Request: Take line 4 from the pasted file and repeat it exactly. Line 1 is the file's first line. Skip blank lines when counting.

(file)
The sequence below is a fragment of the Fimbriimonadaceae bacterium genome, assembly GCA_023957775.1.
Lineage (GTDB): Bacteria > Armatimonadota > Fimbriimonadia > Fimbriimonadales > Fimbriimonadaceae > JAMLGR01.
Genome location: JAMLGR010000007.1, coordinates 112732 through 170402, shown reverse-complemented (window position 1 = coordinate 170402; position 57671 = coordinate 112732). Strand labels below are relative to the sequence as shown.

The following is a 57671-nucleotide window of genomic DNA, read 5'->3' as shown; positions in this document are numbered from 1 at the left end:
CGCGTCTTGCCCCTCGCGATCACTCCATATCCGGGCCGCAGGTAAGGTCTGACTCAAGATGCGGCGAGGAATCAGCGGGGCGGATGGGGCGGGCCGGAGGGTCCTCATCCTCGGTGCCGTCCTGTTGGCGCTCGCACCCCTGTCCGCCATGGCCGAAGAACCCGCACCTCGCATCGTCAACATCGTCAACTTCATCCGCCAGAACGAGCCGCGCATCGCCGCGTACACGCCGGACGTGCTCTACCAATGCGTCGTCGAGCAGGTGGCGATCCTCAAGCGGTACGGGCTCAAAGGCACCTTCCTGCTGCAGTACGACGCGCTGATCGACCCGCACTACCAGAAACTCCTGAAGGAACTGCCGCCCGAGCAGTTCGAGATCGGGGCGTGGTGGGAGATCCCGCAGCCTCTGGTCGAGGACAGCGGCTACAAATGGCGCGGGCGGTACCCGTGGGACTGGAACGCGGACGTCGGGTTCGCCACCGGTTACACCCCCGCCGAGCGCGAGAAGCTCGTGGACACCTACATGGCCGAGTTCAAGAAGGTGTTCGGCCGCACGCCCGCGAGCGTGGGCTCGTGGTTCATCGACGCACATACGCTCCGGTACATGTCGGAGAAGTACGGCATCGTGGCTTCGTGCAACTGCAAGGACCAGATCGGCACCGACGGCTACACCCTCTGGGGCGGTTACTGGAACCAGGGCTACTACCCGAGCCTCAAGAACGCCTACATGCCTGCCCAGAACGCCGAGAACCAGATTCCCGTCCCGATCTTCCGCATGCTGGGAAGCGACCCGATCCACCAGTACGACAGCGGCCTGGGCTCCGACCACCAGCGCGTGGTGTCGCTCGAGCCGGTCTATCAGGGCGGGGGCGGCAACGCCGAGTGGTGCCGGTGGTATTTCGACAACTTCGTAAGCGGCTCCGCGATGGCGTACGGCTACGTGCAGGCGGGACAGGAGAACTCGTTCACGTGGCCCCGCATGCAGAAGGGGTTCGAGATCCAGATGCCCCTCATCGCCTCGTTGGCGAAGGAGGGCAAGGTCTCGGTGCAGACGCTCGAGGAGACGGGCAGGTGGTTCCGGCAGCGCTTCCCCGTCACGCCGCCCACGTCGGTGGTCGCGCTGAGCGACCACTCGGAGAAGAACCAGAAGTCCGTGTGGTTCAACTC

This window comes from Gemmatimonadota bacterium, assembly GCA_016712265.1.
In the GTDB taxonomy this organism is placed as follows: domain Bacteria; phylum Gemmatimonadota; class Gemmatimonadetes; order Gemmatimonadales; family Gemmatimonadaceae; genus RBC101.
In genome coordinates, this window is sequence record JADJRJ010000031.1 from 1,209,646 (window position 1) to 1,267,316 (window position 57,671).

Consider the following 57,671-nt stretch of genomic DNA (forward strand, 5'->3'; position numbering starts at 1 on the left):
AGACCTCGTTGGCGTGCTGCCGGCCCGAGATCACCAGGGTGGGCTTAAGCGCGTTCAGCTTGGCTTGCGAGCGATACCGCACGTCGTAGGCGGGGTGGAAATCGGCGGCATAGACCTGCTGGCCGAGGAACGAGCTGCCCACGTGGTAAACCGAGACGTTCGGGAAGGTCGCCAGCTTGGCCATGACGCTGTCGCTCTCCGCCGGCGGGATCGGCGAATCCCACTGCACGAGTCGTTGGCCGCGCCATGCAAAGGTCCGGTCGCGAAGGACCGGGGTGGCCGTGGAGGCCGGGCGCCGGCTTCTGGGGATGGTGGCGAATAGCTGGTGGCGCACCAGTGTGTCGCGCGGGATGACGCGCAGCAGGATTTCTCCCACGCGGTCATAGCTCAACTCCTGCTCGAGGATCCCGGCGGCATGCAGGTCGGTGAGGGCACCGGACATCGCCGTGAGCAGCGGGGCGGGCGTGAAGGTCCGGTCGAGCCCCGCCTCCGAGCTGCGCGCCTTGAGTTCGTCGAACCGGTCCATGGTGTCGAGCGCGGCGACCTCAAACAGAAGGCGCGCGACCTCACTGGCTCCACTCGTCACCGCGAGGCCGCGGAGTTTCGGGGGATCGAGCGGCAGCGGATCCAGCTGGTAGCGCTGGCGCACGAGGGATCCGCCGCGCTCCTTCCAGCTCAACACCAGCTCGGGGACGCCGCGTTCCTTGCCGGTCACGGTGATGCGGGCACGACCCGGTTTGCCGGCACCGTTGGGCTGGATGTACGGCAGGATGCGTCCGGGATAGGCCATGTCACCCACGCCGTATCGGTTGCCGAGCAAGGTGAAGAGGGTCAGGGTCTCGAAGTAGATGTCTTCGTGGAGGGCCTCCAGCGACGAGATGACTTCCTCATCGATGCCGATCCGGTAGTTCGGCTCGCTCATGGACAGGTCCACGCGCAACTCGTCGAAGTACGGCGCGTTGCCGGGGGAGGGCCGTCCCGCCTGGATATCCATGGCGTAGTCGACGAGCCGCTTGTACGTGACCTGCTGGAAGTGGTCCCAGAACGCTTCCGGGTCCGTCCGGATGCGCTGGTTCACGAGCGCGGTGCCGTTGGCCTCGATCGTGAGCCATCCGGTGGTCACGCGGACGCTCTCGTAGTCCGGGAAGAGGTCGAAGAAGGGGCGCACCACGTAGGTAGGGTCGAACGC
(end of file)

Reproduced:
The following is a 57671-nucleotide window of genomic DNA, read 5'->3' as shown; positions in this document are numbered from 1 at the left end: